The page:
The Smelly But Very Nice Man


We lived in a large brick house in the centre of town, with a tiny backyard and a carport that my dad built because he did everything himself, and without a building permit too! I'm still amazed that half our house didn't fall down around us, knowing the kind of work my dad did. He was very proud of his work, don't get me wrong. Only problem is, he kind of cut corners a lot, and always because he knew "a better way". Often, that meant extra holes drilled, and lots of screws and bolts left without a home.

My dad bought this house in 1962, and I grew up in there. It was my home. I guess you could call my dad frugal. He worked very hard for his money, and didn't spend it frivolously. I remember when he would get paid, out would come the budget envelopes, and in each one he would put a certain amount to take care of the bills each month. The rest went into the bank.

What my dad also did was rent out the rooms upstairs to people who needed a place to stay and who didn't have enough money or the need to rent out an entire apartment. So, at times, all four bedrooms upstairs were rented out to people my father called "the roomers", which I always confused with "the rumours" and never quite understood why he called them that, except that maybe they went around talking about us a lot to other people...

Anyway, I digress.

So, one of our longtime "roomers" was Steve, but we all called him Jai (pronounced 'Jy'), and I have no idea why. He was Jai in our eye. Jai was short and stocky, and quite a strong man. He worked in construction, so he was often out the door before daylight struck, and came home everyday at 4 p.m., lunchbox in hand. He would often stop on the verandah if my dad was sitting out there, and they'd shoot the shit for awhile, usually talking about the weather, or who did what to whom the other day and how dare they. They were like little hens, cluckcluckclucking away to one another. One day Jai got hurt on the job, and he never returned to work. Instead, he collected workmen's comp and went on Unemployment Insurance. And he continued to live in our home, and every morning he would leave and go for a long walk that lasted all day. Often, he'd end up at the local park and there he'd stay, but there were days when I would see him way on the other end of the city, walking. Just walking. Or I'd see him at the beach, fully clothed, walking. He also always wore a white undershirt and long pants, regardless of how warm the day.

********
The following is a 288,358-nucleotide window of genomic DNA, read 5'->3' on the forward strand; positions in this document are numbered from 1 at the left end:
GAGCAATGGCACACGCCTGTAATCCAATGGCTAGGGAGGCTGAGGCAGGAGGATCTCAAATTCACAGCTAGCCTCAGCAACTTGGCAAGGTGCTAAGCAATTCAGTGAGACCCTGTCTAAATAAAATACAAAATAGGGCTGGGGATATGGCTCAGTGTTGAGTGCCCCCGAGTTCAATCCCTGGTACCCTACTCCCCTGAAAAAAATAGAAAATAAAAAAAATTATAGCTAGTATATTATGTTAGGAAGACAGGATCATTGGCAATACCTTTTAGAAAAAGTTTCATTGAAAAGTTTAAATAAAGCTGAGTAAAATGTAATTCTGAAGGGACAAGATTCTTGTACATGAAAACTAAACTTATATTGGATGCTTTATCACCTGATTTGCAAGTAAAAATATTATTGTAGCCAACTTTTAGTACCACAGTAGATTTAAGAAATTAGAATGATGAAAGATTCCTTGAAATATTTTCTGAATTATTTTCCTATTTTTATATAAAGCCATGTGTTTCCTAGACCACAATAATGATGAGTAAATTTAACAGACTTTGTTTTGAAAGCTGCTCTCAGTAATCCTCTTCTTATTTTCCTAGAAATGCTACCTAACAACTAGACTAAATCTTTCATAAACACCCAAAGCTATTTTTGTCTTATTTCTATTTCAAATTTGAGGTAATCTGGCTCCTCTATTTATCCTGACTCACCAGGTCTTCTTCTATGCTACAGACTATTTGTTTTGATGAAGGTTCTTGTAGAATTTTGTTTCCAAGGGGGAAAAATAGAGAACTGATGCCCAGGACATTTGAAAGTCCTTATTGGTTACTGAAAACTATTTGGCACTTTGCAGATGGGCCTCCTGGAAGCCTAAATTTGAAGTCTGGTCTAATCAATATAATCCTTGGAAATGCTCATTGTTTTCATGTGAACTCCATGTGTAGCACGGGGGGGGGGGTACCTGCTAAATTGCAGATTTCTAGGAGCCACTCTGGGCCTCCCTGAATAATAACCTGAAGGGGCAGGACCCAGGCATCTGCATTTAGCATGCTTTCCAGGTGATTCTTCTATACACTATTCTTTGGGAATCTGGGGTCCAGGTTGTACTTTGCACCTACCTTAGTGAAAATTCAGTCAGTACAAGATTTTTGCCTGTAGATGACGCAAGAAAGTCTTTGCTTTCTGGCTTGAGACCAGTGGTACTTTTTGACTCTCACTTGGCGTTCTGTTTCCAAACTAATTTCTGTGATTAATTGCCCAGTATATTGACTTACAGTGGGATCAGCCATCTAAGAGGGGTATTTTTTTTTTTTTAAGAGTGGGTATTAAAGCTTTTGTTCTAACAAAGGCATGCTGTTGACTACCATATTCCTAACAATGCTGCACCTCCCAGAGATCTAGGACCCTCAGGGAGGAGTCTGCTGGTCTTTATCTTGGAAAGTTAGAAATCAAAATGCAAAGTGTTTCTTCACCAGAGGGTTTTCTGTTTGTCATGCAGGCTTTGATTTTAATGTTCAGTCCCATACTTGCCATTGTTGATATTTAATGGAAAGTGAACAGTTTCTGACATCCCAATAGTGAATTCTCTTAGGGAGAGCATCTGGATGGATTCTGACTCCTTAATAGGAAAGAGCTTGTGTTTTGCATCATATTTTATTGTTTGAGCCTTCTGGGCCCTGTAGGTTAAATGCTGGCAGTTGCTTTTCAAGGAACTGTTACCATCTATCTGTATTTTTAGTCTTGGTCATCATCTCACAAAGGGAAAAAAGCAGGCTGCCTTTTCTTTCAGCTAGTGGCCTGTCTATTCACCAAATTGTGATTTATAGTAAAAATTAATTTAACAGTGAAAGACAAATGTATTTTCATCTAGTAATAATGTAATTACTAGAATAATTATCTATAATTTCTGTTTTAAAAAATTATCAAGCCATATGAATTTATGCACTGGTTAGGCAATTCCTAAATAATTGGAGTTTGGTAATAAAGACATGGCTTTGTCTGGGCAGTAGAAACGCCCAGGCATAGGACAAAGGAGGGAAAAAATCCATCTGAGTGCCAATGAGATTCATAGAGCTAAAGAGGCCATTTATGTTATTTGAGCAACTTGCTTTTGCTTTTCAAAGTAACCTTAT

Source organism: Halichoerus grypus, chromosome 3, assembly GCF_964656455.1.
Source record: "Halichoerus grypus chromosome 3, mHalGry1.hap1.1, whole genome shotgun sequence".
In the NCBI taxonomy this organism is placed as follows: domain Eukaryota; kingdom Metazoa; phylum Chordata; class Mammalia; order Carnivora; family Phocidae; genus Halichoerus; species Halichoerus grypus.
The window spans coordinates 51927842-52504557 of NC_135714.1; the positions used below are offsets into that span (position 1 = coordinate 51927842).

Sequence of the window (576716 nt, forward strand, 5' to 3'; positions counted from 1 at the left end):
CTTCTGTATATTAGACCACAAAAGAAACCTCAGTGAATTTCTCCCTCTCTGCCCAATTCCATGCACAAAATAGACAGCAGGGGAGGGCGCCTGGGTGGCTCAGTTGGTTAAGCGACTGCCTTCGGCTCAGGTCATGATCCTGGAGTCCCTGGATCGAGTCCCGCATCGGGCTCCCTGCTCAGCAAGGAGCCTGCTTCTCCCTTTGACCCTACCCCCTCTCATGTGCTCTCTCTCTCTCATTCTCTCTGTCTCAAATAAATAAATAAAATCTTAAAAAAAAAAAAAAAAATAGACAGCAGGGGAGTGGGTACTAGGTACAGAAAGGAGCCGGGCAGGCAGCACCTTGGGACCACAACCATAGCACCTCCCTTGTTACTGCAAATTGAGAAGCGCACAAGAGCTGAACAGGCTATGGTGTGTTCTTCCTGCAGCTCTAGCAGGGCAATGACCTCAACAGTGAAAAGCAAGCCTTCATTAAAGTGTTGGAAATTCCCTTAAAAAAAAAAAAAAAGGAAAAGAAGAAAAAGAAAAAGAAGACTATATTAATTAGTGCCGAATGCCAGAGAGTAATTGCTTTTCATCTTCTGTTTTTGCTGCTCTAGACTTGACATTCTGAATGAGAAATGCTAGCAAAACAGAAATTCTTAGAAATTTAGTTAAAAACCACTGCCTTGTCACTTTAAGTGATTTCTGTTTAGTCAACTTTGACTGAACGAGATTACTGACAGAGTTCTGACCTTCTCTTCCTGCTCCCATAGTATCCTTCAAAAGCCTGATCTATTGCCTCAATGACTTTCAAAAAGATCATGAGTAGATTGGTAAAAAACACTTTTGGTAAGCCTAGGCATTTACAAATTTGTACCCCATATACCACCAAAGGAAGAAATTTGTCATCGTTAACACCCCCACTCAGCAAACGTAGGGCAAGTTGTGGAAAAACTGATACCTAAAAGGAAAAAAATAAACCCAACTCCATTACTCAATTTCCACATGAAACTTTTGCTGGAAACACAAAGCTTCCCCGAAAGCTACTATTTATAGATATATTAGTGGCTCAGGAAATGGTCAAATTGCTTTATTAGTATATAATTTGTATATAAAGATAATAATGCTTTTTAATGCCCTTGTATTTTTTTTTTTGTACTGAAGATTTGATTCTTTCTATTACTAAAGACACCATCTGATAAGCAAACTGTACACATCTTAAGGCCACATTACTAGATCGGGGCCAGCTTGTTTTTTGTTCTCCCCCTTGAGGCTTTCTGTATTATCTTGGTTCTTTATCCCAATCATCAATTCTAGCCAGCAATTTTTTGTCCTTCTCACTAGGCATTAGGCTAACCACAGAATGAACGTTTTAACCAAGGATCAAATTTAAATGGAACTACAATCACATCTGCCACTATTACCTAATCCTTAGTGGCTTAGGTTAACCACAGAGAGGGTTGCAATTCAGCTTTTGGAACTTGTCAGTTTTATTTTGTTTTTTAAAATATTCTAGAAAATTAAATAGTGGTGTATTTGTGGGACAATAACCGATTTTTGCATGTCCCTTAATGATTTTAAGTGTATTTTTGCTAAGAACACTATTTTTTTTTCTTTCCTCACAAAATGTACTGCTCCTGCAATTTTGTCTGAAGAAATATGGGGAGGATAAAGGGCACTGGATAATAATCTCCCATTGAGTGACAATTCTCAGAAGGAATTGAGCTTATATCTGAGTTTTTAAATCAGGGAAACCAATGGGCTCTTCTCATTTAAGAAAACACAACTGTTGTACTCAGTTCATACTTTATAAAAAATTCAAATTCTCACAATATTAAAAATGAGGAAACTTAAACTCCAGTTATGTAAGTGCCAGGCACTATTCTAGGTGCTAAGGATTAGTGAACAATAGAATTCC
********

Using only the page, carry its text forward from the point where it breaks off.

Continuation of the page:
Although Jai was a good guy, and he never did anything wrong to me per se, I avoided him like the bubonic plague. The reason, you ask? I avoided him because he stank. There is no other way to say it, I'm sorry. The guy reeked to high heaven. Imagine the following smells all mixed together to form one strong, visible glob of stench: cabbage, cooked slowly in a big soup pot; kielbasa (Polish sausage that has a certain scent to it); something left in your fridge for about eight months that you finally find and take out and open, to your chagrin; stale cigarette smoke; a big healthy chunk of nicely aged Limburger cheese; and effervescent body odour of every dimension you could ever possibly imagine. That was how Jai smelled. Of course, I am ignoring the many times he would leave a most unimaginable smell in the only bathroom we had on the second floor, in which he would sometimes spend an hour. And I won't even go into that. You're welcome.